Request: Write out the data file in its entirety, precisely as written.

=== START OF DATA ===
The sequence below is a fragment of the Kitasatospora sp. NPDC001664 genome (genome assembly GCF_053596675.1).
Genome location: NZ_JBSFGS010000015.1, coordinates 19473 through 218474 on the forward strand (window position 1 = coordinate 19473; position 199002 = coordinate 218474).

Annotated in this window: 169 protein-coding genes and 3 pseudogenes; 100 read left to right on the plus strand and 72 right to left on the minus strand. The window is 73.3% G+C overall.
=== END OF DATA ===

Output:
The sequence below is a fragment of the Kitasatospora sp. NPDC001664 genome (genome assembly GCF_053596675.1).
Genome location: NZ_JBSFGS010000015.1, coordinates 19473 through 218474 on the forward strand (window position 1 = coordinate 19473; position 199002 = coordinate 218474).

Annotated in this window: 169 protein-coding genes and 3 pseudogenes; 100 read left to right on the plus strand and 72 right to left on the minus strand. The window is 73.3% G+C overall.